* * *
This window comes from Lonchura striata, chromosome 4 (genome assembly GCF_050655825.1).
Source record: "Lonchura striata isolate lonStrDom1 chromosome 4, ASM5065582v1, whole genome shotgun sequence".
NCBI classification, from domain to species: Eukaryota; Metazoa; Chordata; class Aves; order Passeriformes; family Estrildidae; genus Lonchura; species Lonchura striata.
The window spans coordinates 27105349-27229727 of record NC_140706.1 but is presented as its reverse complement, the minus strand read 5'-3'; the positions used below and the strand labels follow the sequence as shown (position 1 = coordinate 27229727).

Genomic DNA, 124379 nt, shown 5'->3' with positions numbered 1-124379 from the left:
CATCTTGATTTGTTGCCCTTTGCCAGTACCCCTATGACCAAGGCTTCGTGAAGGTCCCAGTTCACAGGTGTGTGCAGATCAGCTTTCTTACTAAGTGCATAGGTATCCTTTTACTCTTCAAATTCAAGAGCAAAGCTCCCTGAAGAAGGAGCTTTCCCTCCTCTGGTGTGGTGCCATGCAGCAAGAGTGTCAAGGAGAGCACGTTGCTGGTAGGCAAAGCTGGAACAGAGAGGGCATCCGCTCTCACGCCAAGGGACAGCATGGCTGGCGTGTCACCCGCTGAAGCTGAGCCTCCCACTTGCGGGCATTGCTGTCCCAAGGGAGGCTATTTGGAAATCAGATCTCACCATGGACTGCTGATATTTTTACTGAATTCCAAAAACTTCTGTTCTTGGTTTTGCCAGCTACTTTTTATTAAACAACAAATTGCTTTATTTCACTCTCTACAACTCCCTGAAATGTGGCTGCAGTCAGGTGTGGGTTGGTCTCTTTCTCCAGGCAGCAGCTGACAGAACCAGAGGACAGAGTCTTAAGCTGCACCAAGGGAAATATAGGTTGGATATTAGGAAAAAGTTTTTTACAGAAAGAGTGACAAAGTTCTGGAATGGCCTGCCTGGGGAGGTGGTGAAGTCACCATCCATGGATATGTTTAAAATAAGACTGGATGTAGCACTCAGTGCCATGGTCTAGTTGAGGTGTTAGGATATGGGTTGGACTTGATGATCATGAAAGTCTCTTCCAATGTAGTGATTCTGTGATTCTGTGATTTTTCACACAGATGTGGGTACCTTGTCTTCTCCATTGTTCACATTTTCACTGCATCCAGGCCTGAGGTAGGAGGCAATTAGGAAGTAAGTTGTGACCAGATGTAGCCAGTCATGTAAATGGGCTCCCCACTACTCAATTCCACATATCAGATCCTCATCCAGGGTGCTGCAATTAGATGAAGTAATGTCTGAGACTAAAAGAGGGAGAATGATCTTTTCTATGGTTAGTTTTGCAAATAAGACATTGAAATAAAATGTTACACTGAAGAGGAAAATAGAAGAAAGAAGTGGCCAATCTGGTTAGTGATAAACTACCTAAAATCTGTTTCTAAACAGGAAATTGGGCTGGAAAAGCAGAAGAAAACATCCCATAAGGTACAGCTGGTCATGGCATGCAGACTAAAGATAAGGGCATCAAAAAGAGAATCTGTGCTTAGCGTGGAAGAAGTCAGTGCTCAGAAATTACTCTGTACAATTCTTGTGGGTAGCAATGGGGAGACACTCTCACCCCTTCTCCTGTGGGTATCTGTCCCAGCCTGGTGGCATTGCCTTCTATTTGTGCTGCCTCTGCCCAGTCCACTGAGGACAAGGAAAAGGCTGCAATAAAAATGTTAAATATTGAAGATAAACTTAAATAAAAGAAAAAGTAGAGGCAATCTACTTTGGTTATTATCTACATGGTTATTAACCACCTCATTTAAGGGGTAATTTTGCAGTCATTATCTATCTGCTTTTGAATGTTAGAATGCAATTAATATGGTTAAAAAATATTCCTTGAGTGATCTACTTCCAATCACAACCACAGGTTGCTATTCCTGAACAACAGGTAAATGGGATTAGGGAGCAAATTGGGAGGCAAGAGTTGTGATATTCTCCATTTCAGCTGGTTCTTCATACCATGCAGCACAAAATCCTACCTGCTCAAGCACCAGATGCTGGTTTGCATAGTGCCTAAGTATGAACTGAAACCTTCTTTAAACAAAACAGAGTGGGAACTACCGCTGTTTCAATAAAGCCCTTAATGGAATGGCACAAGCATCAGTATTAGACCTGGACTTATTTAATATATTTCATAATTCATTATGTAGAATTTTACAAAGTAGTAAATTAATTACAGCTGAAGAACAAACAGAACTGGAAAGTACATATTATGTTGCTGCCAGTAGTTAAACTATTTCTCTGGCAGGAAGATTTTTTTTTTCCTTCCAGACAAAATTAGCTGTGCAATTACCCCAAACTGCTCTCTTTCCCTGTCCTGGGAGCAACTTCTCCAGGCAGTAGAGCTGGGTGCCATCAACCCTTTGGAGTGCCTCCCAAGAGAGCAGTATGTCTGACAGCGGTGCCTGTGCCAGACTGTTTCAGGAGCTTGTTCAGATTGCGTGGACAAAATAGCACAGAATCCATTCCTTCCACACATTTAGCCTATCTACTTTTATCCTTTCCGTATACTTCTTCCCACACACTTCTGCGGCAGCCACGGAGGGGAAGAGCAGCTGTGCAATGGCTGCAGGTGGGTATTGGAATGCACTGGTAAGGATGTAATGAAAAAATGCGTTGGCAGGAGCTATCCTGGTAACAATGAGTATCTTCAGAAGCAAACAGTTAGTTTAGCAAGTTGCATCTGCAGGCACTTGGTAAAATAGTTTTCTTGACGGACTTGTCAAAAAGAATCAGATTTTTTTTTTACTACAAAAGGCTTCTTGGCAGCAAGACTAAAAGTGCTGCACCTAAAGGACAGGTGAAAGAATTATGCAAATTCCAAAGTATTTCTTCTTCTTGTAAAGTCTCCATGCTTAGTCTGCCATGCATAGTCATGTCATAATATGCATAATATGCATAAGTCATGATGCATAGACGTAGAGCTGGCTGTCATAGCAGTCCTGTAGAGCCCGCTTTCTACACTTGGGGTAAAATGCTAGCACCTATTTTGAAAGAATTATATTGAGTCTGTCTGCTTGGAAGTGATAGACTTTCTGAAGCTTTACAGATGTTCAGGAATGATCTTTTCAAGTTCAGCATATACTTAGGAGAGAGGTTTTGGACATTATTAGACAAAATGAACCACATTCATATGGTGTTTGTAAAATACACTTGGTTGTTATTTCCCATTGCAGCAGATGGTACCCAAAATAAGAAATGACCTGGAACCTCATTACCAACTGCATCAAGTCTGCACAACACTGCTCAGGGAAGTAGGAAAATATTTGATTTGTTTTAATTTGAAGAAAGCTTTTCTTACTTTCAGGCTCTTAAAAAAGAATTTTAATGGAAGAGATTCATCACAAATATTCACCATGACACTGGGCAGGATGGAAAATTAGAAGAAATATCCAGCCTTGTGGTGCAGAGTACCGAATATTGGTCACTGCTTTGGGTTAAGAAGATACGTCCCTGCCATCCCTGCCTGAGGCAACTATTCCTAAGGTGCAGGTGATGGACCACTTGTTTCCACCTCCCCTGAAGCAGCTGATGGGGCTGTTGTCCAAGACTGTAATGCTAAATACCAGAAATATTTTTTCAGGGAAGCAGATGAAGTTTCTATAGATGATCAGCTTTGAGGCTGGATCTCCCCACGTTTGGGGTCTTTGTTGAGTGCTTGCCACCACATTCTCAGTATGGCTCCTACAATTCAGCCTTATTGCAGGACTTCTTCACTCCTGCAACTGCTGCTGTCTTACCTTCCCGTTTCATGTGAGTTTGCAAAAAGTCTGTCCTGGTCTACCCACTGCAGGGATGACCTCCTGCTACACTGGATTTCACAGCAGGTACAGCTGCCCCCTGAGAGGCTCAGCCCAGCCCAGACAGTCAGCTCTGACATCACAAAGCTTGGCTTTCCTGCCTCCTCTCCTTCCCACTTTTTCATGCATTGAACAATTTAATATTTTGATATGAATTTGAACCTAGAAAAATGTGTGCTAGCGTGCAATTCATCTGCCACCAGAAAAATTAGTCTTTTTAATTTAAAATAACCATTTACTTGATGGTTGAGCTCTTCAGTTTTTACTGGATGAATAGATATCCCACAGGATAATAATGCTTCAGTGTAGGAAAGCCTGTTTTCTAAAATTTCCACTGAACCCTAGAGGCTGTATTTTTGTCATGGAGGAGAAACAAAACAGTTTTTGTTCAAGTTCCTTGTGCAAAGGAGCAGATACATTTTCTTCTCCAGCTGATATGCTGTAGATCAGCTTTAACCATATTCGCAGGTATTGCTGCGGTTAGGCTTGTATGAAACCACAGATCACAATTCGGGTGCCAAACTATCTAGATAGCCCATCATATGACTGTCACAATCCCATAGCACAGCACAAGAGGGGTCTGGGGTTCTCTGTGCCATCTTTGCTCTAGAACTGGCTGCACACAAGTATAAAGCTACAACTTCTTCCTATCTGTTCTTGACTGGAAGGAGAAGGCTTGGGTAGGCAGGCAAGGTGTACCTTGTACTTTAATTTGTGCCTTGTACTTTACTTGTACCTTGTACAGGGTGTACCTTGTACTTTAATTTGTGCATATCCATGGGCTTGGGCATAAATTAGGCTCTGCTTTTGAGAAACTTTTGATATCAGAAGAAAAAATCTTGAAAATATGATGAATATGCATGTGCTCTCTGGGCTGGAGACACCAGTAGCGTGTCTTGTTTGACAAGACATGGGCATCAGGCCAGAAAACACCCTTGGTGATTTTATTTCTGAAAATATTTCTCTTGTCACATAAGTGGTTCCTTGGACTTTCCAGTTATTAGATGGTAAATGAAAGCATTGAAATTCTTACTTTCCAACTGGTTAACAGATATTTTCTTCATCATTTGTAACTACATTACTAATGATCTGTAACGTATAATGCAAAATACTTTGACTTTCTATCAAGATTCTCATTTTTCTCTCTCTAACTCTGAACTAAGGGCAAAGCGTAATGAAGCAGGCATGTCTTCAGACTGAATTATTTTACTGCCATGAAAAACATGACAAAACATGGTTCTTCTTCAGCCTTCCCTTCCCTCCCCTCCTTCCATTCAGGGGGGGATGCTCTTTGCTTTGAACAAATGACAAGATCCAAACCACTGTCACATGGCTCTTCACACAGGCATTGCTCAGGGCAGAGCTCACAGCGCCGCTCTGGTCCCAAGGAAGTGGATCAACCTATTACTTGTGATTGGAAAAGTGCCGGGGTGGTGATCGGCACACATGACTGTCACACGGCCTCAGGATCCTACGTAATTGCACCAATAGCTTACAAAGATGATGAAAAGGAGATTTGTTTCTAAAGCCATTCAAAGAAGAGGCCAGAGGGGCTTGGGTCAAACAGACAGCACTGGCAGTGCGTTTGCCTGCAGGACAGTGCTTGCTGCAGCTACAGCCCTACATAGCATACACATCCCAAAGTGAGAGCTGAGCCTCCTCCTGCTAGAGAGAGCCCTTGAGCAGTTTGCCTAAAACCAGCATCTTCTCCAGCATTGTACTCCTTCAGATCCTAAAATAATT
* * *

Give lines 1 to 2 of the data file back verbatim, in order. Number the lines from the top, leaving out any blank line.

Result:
This window comes from Lonchura striata, chromosome 4 (genome assembly GCF_050655825.1).
Source record: "Lonchura striata isolate lonStrDom1 chromosome 4, ASM5065582v1, whole genome shotgun sequence".